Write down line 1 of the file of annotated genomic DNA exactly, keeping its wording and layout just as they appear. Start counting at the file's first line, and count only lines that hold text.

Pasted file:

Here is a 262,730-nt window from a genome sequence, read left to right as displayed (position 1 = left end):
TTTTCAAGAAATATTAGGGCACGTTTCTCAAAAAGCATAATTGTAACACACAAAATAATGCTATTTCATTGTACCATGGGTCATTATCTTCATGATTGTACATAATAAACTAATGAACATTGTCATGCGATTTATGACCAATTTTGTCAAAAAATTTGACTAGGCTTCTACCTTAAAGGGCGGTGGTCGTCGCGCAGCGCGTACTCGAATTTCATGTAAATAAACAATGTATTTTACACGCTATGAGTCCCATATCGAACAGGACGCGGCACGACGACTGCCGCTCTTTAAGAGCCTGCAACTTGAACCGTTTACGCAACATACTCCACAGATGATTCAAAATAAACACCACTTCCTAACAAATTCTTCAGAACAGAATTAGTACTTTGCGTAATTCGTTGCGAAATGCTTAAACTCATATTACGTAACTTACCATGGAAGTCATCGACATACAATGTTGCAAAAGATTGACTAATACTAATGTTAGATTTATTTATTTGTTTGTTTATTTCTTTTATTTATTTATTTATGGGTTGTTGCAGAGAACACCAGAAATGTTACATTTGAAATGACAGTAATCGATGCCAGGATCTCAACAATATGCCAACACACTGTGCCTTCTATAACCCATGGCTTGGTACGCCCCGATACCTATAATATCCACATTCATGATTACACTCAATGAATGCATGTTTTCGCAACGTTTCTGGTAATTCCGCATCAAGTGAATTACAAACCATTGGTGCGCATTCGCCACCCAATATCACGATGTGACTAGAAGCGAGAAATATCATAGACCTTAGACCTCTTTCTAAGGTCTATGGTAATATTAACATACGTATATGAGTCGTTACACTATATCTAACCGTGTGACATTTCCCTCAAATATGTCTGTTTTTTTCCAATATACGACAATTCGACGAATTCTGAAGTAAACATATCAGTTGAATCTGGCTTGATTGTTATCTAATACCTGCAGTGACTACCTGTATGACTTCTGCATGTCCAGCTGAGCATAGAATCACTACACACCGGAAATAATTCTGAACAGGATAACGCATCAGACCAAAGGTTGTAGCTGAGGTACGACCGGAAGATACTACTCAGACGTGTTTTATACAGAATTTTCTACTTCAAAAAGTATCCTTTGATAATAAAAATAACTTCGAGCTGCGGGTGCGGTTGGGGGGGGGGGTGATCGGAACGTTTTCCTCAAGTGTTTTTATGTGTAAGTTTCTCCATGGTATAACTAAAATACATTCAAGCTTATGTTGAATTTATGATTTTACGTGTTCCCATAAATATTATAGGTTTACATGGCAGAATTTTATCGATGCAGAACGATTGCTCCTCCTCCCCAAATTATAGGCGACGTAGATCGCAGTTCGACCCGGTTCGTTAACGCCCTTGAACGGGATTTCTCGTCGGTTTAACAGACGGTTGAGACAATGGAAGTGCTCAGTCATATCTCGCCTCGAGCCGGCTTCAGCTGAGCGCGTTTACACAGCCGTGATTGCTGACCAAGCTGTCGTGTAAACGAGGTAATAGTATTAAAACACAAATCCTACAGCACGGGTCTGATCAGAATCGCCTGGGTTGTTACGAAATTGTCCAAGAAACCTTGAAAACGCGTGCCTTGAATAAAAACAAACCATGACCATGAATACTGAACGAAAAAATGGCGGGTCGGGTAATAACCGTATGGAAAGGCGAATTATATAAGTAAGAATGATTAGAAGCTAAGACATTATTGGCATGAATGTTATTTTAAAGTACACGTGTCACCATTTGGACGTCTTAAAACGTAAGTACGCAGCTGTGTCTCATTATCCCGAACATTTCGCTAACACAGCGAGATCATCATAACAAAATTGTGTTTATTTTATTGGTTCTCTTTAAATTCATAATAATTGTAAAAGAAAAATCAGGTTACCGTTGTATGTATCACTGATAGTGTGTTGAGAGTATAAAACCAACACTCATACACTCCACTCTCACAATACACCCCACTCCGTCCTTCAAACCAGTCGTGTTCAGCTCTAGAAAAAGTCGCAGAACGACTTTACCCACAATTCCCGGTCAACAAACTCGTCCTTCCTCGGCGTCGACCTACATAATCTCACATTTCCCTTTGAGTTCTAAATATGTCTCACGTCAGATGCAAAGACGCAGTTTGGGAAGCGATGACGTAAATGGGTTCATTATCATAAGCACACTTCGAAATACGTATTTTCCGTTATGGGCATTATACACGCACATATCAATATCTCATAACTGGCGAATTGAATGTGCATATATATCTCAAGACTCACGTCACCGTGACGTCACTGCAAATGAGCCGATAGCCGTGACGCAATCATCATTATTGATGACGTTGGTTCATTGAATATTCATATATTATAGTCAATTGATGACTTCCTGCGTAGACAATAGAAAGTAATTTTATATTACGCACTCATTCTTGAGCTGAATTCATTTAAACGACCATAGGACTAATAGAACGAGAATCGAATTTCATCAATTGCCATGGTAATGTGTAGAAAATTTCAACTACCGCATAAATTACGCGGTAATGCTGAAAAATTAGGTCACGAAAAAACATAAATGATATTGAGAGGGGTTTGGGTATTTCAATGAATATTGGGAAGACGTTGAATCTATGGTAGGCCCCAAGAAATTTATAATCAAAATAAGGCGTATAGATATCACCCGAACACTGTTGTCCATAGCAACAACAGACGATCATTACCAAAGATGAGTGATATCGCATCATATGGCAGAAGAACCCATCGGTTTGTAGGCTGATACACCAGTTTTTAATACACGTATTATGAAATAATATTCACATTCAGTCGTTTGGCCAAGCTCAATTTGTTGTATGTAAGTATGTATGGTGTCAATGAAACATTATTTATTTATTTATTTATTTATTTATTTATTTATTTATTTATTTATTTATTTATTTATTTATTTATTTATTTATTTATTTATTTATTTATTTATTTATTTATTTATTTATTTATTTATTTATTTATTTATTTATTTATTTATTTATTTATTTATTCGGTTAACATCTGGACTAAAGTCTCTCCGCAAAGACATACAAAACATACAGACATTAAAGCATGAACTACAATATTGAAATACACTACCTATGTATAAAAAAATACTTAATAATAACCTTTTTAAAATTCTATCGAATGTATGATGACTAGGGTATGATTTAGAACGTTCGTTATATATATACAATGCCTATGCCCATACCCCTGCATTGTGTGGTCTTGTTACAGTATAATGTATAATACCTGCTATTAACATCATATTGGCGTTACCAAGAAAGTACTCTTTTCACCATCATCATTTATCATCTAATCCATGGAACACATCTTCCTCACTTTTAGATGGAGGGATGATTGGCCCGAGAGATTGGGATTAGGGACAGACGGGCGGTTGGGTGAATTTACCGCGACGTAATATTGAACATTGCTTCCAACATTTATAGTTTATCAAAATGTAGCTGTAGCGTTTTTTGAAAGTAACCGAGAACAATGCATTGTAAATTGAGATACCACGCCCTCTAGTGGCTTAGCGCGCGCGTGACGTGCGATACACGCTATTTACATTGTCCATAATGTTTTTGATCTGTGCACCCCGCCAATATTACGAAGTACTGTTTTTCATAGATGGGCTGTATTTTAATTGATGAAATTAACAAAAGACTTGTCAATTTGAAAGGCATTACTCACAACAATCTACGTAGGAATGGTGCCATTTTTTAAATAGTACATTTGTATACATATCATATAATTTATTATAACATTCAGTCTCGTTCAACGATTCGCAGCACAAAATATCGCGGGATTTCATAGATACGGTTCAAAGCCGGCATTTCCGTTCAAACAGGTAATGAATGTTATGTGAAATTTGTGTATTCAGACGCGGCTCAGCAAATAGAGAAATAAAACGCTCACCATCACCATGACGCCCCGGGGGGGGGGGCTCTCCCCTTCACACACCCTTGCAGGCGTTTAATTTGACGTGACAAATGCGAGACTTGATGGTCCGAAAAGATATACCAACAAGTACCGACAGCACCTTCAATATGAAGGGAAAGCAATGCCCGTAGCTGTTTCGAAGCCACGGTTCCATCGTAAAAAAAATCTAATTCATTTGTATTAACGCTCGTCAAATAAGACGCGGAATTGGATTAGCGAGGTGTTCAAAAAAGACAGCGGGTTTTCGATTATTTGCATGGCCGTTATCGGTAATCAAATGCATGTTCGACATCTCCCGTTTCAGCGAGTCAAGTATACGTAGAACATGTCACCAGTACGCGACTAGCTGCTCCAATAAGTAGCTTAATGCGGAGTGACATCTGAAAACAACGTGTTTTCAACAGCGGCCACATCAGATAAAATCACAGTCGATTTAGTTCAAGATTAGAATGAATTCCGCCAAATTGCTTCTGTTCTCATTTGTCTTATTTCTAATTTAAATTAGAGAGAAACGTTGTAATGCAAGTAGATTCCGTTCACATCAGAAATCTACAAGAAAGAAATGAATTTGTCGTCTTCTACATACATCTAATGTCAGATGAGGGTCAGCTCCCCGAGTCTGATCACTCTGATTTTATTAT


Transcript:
Here is a 262,730-nt window from a genome sequence, read left to right as displayed (position 1 = left end):